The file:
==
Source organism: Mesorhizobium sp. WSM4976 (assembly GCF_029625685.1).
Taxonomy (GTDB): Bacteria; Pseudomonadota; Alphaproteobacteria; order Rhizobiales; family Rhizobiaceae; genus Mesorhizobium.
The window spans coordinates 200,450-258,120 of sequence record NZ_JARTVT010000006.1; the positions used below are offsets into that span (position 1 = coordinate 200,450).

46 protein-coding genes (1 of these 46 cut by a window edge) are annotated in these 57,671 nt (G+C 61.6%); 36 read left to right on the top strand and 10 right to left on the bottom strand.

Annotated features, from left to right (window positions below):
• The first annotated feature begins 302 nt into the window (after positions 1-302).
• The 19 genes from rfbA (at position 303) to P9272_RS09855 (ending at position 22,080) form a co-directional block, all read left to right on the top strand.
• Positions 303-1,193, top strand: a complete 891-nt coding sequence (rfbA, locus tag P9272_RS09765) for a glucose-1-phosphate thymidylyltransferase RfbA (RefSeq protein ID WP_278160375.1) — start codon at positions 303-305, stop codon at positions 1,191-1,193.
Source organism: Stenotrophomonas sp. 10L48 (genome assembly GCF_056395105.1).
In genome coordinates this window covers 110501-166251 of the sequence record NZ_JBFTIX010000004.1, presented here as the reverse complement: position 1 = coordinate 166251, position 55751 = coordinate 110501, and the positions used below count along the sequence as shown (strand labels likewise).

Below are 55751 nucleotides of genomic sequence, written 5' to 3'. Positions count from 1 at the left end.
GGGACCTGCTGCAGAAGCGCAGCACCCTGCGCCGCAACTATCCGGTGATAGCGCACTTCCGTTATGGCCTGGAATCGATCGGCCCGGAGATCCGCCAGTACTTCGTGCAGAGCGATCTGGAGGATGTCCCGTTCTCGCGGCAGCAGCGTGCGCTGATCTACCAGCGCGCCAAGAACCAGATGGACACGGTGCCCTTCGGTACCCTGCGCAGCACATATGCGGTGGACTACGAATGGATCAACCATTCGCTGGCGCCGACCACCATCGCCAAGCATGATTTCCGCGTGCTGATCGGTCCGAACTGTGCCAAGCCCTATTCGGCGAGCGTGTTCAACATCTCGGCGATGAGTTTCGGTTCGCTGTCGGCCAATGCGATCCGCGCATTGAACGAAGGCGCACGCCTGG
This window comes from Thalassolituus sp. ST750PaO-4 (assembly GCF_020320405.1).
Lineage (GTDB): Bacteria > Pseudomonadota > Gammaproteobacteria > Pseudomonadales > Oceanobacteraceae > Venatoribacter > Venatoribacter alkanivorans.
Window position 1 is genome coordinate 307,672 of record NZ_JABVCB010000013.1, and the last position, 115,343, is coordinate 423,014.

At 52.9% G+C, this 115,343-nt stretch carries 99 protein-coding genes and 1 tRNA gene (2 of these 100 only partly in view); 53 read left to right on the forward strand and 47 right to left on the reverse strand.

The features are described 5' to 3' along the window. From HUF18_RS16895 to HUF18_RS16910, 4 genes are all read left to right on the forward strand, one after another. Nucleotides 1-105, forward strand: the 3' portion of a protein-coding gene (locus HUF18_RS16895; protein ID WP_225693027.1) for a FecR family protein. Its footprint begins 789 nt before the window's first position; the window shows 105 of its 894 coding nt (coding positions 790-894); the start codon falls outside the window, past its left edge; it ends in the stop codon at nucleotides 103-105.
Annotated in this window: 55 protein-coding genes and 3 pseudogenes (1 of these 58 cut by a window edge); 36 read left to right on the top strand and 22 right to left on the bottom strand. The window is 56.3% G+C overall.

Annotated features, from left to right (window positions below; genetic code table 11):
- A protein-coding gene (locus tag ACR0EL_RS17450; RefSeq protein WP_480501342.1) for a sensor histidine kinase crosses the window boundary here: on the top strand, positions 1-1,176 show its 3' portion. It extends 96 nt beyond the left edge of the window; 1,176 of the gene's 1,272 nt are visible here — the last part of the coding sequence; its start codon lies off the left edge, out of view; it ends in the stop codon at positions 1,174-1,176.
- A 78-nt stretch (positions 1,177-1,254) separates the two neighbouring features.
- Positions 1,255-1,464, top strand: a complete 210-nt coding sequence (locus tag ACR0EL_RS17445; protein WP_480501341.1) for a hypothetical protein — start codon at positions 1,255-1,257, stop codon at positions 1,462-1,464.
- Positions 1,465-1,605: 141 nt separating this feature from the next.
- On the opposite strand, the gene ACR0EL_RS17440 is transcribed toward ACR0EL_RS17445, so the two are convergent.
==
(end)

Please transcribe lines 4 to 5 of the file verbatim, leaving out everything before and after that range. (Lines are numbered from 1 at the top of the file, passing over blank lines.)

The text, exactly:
46 protein-coding genes (1 of these 46 cut by a window edge) are annotated in these 57,671 nt (G+C 61.6%); 36 read left to right on the top strand and 10 right to left on the bottom strand.

Annotated features, from left to right (window positions below):